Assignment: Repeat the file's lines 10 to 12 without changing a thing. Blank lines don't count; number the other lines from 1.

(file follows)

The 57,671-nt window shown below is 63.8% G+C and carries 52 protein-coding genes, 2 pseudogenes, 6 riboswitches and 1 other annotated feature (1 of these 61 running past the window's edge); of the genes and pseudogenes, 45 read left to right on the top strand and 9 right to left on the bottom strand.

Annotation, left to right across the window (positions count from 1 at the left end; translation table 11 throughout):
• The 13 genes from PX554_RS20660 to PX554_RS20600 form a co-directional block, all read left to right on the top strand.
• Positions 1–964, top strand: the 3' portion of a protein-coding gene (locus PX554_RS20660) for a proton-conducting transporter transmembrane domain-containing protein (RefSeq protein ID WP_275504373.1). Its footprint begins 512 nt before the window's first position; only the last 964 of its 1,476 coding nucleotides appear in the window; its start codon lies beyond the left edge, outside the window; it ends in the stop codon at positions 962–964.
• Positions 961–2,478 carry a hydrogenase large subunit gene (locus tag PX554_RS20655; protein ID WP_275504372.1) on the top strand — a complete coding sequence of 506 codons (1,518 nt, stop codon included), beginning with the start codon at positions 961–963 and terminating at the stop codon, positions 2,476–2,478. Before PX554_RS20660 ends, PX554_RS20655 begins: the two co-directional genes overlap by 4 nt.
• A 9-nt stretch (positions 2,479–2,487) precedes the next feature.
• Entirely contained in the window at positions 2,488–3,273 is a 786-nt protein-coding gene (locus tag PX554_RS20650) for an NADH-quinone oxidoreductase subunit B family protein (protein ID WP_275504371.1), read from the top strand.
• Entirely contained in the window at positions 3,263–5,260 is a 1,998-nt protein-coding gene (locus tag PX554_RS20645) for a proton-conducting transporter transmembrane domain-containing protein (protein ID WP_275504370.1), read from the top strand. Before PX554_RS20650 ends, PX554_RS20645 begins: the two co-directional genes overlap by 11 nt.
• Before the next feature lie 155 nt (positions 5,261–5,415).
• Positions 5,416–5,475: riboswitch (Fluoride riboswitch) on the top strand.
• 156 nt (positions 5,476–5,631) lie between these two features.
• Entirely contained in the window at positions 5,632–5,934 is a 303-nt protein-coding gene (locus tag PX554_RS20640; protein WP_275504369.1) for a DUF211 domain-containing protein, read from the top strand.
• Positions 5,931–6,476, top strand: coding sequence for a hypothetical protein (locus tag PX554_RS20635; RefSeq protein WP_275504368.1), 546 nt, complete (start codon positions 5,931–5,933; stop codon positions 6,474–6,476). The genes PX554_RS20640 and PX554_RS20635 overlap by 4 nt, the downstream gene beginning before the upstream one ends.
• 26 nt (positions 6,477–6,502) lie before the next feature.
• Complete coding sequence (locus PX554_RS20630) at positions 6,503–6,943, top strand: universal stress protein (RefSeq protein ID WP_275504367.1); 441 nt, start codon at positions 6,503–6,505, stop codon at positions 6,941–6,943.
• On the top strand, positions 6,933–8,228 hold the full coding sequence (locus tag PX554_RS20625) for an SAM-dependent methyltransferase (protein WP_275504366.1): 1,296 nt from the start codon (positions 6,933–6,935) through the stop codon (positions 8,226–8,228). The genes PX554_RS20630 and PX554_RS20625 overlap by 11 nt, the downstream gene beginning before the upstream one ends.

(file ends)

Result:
• Positions 5,416–5,475: riboswitch (Fluoride riboswitch) on the top strand.
• 156 nt (positions 5,476–5,631) lie between these two features.
• Entirely contained in the window at positions 5,632–5,934 is a 303-nt protein-coding gene (locus tag PX554_RS20640; protein WP_275504369.1) for a DUF211 domain-containing protein, read from the top strand.